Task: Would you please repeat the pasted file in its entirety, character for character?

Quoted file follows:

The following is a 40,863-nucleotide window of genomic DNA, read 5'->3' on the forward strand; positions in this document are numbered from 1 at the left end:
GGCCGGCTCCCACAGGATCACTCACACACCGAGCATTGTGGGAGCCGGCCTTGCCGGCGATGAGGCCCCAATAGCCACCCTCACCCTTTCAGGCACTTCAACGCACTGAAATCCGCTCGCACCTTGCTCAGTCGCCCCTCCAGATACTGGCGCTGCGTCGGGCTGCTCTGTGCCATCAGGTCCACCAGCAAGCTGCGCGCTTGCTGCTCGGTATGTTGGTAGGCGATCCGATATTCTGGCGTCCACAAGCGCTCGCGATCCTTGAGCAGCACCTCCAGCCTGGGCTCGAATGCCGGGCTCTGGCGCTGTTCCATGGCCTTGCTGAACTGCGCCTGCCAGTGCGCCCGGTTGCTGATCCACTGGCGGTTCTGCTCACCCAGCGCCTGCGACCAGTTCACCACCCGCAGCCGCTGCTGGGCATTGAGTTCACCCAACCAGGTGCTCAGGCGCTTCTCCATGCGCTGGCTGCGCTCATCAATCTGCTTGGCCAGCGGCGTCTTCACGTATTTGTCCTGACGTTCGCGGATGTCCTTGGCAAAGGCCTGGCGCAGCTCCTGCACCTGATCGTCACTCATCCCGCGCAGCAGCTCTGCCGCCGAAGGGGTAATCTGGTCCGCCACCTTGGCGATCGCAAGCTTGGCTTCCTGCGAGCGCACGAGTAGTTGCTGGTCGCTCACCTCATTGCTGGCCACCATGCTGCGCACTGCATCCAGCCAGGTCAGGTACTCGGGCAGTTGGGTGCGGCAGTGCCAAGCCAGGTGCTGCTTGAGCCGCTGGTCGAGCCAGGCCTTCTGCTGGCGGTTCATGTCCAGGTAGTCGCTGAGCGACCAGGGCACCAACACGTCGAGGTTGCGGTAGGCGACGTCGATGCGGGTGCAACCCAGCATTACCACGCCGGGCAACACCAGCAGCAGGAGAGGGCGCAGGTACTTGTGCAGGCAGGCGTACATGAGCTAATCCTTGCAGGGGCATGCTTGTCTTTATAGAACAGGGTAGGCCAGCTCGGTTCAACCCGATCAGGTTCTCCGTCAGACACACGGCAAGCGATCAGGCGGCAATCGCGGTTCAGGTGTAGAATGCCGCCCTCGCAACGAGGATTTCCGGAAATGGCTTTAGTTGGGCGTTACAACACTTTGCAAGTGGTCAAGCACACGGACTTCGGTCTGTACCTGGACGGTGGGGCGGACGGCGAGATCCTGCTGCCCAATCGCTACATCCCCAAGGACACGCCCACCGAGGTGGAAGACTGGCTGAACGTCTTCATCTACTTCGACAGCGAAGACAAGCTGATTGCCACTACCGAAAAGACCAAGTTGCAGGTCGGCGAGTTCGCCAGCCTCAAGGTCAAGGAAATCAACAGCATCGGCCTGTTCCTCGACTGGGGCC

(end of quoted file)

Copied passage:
The following is a 40,863-nucleotide window of genomic DNA, read 5'->3' on the forward strand; positions in this document are numbered from 1 at the left end:
GGCCGGCTCCCACAGGATCACTCACACACCGAGCATTGTGGGAGCCGGCCTTGCCGGCGATGAGGCCCCAATAGCCACCCTCACCCTTTCAGGCACTTCAACGCACTGAAATCCGCTCGCACCTTGCTCAGTCGCCCCTCCAGATACTGGCGCTGCGTCGGGCTGCTCTGTGCCATCAGGTCCACCAGCAAGCTGCGCGCTTGCTGCTCGGTATGTTGGTAGGCGATCCGATATTCTGGCGTCCACAAGCGCTCGCGATCCTTGAGCAGCACCTCCAGCCTGGGCTCGAATGCCGGGCTCTGGCGCTGTTCCATGGCCTTGCTGAACTGCGCCTGCCAGTGCGCCCGGTTGCTGATCCACTGGCGGTTCTGCTCACCCAGCGCCTGCGACCAGTTCACCACCCGCAGCCGCTGCTGGGCATTGAGTTCACCCAACCAGGTGCTCAGGCGCTTCTCCATGCGCTGGCTGCGCTCATCAATCTGCTTGGCCAGCGGCGTCTTCACGTATTTGTCCTGACGTTCGCGGATGTCCTTGGCAAAGGCCTGGCGCAGCTCCTGCACCTGATCGTCACTCATCCCGCGCAGCAGCTCTGCCGCCGAAGGGGTAATCTGGTCCGCCACCTTGGCGATCGCAAGCTTGGCTTCCTGCGAGCGCACGAGTAGTTGCTGGTCGCTCACCTCATTGCTGGCCACCATGCTGCGCACTGCATCCAGCCAGGTCAGGTACTCGGGCAGTTGGGTGCGGCAGTGCCAAGCCAGGTGCTGCTTGAGCCGCTGGTCGAGCCAGGCCTTCTGCTGGCGGTTCATGTCCAGGTAGTCGCTGAGCGACCAGGGCACCAACACGTCGAGGTTGCGGTAGGCGACGTCGATGCGGGTGCAACCCAGCATTACCACGCCGGGCAACACCAGCAGCAGGAGAGGGCGCAGGTACTTGTGCAGGCAGGCGTACATGAGCTAATCCTTGCAGGGGCATGCTTGTCTTTATAGAACAGGGTAGGCCAGCTCGGTTCAACCCGATCAGGTTCTCCGTCAGACACACGGCAAGCGATCAGGCGGCAATCGCGGTTCAGGTGTAGAATGCCGCCCTCGCAACGAGGATTTCCGGAAATGGCTTTAGTTGGGCGTTACAACACTTTGCAAGTGGTCAAGCACACGGACTTCGGTCTGTACCTGGACGGTGGGGCGGACGGCGAGATCCTGCTGCCCAATCGCTACATCCCCAAGGACACGCCCACCGAGGTGGAAGACTGGCTGAACGTCTTCATCTACTTCGACAGCGAAGACAAGCTGATTGCCACTACCGAAAAGACCAAGTTGCAGGTCGGCGAGTTCGCCAGCCTCAAGGTCAAGGAAATCAACAGCATCGGCCTGTTCCTCGACTGGGGCC